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    ABSTRACT: This retrospective study evaluated the perioperative morbidity of patients undergoing lumbar, sacral, or lumbosacral fusion using either pedicle or translaminar facet screw fixation following interbody fusion. Hospital charts of all patients who presented to a single tertiary care institution during a 4-year period were reviewed. Findings indicated translaminar facet screw fixation was a less invasive spinal fixation method with decreased perioperative morbidity compared to pedicle screw fixation.
    No preview · Article · Sep 2005 · Orthopedics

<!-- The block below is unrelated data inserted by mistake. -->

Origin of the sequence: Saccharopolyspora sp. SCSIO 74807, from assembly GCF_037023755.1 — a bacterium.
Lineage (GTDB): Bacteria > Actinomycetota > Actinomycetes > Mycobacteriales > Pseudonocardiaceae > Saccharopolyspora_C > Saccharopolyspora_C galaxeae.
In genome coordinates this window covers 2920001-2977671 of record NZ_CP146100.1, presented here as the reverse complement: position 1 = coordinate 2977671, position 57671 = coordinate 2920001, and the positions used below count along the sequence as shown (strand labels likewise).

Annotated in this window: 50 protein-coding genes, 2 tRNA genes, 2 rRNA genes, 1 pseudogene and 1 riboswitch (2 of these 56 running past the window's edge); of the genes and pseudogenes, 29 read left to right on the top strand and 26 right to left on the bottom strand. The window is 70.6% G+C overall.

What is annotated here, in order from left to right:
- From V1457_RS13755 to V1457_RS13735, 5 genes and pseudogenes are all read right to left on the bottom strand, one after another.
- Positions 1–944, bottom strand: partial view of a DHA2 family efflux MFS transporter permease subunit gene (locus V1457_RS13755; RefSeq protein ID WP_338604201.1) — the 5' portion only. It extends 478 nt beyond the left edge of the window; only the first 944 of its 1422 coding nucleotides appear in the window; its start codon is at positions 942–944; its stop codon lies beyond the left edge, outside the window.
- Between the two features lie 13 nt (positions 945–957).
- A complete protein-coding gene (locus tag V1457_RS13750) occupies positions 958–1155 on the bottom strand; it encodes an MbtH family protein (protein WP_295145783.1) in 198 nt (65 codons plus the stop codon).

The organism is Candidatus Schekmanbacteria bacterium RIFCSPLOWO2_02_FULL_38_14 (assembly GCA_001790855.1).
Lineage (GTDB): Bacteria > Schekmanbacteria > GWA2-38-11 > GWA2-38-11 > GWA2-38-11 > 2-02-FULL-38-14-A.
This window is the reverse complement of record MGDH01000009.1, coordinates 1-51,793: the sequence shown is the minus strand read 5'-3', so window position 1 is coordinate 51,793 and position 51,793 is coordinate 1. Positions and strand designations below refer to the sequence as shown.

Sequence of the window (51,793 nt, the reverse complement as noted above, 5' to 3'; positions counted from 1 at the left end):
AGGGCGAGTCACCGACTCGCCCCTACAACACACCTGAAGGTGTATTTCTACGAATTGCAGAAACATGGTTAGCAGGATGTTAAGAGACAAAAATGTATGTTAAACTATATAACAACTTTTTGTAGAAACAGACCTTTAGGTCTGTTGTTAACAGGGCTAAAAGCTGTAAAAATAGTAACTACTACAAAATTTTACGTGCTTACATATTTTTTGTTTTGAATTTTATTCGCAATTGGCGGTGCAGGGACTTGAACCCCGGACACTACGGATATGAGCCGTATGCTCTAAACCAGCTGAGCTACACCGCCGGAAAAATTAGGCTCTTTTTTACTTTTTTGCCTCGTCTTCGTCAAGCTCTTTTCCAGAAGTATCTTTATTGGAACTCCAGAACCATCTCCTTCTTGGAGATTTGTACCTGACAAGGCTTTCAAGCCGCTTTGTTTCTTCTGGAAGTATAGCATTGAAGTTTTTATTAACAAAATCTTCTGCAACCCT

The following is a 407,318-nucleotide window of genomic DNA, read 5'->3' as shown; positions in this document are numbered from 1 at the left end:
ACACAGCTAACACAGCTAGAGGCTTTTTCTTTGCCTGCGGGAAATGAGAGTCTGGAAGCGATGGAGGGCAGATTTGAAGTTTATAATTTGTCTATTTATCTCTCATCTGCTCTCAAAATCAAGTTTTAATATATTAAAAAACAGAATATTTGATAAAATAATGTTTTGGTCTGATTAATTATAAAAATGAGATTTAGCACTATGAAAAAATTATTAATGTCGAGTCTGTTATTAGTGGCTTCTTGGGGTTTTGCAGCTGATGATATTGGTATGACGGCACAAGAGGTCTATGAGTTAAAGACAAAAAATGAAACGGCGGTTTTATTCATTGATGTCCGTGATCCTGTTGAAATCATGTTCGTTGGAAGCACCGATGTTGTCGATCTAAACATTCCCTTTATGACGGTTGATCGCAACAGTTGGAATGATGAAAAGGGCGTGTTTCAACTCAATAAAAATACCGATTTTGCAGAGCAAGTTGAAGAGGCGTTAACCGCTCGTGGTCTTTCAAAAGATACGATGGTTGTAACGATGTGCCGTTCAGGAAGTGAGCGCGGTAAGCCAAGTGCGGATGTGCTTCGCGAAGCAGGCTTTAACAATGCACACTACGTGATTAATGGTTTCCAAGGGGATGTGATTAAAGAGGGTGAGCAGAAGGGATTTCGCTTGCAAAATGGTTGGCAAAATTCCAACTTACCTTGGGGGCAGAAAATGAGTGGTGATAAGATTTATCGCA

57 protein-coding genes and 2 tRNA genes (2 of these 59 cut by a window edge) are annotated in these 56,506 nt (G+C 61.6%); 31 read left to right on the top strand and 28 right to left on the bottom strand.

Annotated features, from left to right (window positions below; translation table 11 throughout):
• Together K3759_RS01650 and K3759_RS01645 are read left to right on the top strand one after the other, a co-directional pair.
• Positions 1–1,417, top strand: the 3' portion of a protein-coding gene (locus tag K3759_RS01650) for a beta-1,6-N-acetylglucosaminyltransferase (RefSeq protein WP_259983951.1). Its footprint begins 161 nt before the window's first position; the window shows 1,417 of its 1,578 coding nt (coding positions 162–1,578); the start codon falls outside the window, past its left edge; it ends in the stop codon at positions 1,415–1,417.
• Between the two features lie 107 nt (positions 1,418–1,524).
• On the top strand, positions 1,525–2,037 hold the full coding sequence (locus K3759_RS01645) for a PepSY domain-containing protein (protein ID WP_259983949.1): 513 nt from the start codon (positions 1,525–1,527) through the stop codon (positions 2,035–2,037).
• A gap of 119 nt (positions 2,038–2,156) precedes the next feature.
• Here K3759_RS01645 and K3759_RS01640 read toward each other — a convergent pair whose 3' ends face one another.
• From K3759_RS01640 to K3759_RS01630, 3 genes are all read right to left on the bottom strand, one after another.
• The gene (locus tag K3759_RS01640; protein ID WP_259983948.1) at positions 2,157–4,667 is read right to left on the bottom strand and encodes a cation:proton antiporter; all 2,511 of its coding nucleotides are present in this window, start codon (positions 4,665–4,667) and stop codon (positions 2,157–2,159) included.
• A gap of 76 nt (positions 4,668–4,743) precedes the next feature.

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    ABSTRACT: Respiratory dysfunction after cervical spinal cord injury (SCI) has not been examined experimentally using conscious animals, although clinical SCI most frequently occurs in midcervical segments. Here, we report a C5 hemicontusion SCI model in rats with abnormalities that emulate human post-SCI pathophysiology, including spontaneous recovery processes. Post-C5 SCI rats demonstrated deficits in minute ventilation (Ve) responses to a 7% CO2 challenge that correlated significantly with lesion severities (no injury or 12.5, 25, or 50 mm x 10 g weight drop; New York University impactor; p < 0.001) and ipsilateral motor neuron loss (p = 0.016). Importantly, C5 SCI resulted in at least 4 weeks of respiratory abnormalities that ultimately recovered afterward. Because serotonin is involved in respiration-related neuroplasticity, we investigated the impact of activating 5-HT1A receptors on post-C5 SCI respiratory dysfunction. Treatment with the 5-HT1A agonist 8-hydroxy-2-(di-n-propylmino)tetralin (8-OH DPAT) (250 microg/kg, i.p.) restored hypercapnic Ve at 2 and 4 weeks after injury (i.e., approximately 39.2% increase vs post-SCI baseline; p < or = 0.033). Improvements in hypercapnic Ve response after single administration of 8-OH DPAT were dose dependent and lasted for approximately 4 h(p < or = 0.038 and p < or = 0.024, respectively). Treatment with another 5-HT1A receptor agonist, buspirone (1.5 mg/kg, i.p.), replicated the results, whereas pretreatment with a 5-HT1A-specific antagonist, 4-iodo-N-[2-[4(methoxyphenyl)-1-piperazinyl]ethyl]-N-2-pyridinyl-benzamide (3 mg/kg, i.p.) given 20 min before 8-OH DPAT negated the effect of 8-OH DPAT. These results imply a potential clinical use of 5-HT1A agonists for post-SCI respiratory disorders.